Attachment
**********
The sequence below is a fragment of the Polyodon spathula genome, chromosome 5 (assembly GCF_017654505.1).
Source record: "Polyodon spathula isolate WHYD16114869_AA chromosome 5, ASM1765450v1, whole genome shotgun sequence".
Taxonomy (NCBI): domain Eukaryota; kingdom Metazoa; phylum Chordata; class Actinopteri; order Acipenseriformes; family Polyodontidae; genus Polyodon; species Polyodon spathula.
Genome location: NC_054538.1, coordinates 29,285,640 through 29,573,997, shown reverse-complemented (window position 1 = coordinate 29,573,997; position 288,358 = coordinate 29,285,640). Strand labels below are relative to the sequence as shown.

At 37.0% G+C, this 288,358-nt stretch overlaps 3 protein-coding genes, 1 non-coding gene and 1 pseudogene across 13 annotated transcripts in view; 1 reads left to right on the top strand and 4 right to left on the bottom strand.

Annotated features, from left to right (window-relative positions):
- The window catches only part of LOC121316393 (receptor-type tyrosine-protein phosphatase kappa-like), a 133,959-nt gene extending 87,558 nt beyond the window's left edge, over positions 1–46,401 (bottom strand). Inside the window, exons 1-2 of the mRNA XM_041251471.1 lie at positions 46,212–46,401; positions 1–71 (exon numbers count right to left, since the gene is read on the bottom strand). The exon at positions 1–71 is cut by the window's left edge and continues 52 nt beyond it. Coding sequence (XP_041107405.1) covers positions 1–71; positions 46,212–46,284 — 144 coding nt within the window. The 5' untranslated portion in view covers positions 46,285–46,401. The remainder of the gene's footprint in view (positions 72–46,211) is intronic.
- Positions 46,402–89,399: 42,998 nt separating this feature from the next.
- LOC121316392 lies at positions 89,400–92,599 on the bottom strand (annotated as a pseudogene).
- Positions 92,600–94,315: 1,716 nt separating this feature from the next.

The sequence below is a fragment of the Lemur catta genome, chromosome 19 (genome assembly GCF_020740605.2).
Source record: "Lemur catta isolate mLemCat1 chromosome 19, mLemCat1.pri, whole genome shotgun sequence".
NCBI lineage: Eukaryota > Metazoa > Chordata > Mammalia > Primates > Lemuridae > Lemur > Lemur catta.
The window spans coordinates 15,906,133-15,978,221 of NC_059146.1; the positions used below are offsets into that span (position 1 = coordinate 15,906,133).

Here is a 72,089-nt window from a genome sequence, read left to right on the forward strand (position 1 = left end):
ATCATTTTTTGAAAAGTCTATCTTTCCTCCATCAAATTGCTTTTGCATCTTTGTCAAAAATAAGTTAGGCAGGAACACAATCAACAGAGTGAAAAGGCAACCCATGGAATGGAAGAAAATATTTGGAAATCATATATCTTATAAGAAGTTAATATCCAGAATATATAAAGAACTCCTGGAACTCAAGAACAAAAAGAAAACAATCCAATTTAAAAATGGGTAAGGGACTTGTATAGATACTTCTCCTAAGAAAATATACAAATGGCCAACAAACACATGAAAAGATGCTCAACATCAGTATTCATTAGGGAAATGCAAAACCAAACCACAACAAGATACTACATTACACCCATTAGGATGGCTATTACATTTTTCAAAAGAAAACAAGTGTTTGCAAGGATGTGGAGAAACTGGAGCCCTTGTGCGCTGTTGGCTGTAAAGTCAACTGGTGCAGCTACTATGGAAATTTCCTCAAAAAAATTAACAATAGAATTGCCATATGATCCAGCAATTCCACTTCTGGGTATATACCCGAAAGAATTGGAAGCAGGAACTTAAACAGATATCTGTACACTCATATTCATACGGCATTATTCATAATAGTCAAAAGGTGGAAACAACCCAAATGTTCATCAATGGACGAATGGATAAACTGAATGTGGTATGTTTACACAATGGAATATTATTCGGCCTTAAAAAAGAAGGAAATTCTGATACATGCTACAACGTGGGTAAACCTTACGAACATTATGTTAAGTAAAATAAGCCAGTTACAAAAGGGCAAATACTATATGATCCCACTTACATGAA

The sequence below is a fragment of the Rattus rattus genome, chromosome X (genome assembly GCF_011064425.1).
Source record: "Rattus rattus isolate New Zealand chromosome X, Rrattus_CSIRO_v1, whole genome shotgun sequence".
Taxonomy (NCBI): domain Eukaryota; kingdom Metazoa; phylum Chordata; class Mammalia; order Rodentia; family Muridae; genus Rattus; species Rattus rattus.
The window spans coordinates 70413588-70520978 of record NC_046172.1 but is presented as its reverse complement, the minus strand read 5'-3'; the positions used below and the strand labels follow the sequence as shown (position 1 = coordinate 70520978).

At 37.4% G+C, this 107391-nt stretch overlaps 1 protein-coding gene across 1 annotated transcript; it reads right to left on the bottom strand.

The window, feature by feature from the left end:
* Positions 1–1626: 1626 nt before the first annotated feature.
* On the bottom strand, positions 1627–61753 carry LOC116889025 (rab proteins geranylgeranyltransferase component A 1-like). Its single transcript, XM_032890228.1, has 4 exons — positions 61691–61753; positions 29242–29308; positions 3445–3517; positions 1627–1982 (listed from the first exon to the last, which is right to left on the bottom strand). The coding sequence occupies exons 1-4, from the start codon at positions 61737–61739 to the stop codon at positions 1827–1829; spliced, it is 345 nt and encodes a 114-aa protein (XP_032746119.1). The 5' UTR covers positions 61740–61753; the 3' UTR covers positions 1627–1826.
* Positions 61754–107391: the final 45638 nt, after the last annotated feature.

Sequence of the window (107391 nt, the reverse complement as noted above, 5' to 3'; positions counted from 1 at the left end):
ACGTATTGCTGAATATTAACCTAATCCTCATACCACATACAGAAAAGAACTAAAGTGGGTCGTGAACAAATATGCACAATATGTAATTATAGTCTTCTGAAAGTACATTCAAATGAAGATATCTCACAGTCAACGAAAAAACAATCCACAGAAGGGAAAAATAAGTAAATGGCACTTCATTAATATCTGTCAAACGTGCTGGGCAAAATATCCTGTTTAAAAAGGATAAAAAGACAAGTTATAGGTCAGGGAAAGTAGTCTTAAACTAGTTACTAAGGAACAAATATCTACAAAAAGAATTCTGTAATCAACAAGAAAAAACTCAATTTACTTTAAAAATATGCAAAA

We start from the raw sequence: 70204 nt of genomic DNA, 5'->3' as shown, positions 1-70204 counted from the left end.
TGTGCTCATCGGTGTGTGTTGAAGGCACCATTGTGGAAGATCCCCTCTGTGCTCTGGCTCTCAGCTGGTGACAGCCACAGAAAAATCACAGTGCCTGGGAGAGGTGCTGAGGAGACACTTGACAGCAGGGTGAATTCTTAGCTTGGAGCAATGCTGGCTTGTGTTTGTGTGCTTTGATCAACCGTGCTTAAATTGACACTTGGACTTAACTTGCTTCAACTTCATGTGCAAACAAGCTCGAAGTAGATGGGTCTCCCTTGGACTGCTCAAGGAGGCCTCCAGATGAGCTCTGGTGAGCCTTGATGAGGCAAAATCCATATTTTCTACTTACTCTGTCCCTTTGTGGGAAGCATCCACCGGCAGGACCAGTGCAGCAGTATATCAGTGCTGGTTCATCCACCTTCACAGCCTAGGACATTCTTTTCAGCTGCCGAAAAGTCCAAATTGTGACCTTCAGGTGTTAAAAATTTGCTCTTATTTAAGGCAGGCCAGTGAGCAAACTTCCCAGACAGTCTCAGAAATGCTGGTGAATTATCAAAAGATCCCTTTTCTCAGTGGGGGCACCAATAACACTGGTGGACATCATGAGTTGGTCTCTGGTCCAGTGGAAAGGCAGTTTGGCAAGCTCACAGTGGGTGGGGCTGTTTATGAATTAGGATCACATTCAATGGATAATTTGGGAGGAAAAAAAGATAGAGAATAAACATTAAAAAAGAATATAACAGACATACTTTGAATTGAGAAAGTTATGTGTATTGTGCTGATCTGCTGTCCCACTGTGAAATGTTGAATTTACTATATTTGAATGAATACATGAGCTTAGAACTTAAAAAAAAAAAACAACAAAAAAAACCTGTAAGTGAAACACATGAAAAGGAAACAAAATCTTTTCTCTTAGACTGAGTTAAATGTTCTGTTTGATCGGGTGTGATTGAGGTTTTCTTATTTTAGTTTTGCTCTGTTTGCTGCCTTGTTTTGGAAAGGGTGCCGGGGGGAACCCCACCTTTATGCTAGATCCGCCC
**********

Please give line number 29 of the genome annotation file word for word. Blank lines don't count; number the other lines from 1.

TGTGCTCATCGGTGTGTGTTGAAGGCACCATTGTGGAAGATCCCCTCTGTGCTCTGGCTCTCAGCTGGTGACAGCCACAGAAAAATCACAGTGCCTGGGAGAGGTGCTGAGGAGACACTTGACAGCAGGGTGAATTCTTAGCTTGGAGCAATGCTGGCTTGTGTTTGTGTGCTTTGATCAACCGTGCTTAAATTGACACTTGGACTTAACTTGCTTCAACTTCATGTGCAAACAAGCTCGAAGTAGATGGGTCTCCCTTGGACTGCTCAAGGAGGCCTCCAGATGAGCTCTGGTGAGCCTTGATGAGGCAAAATCCATATTTTCTACTTACTCTGTCCCTTTGTGGGAAGCATCCACCGGCAGGACCAGTGCAGCAGTATATCAGTGCTGGTTCATCCACCTTCACAGCCTAGGACATTCTTTTCAGCTGCCGAAAAGTCCAAATTGTGACCTTCAGGTGTTAAAAATTTGCTCTTATTTAAGGCAGGCCAGTGAGCAAACTTCCCAGACAGTCTCAGAAATGCTGGTGAATTATCAAAAGATCCCTTTTCTCAGTGGGGGCACCAATAACACTGGTGGACATCATGAGTTGGTCTCTGGTCCAGTGGAAAGGCAGTTTGGCAAGCTCACAGTGGGTGGGGCTGTTTATGAATTAGGATCACATTCAATGGATAATTTGGGAGGAAAAAAAGATAGAGAATAAACATTAAAAAAGAATATAACAGACATACTTTGAATTGAGAAAGTTATGTGTATTGTGCTGATCTGCTGTCCCACTGTGAAATGTTGAATTTACTATATTTGAATGAATACATGAGCTTAGAACTTAAAAAAAAAAAACAACAAAAAAAACCTGTAAGTGAAACACATGAAAAGGAAACAAAATCTTTTCTCTTAGACTGAGTTAAATGTTCTGTTTGATCGGGTGTGATTGAGGTTTTCTTATTTTAGTTTTGCTCTGTTTGCTGCCTTGTTTTGGAAAGGGTGCCGGGGGGAACCCCACCTTTATGCTAGATCCGCCC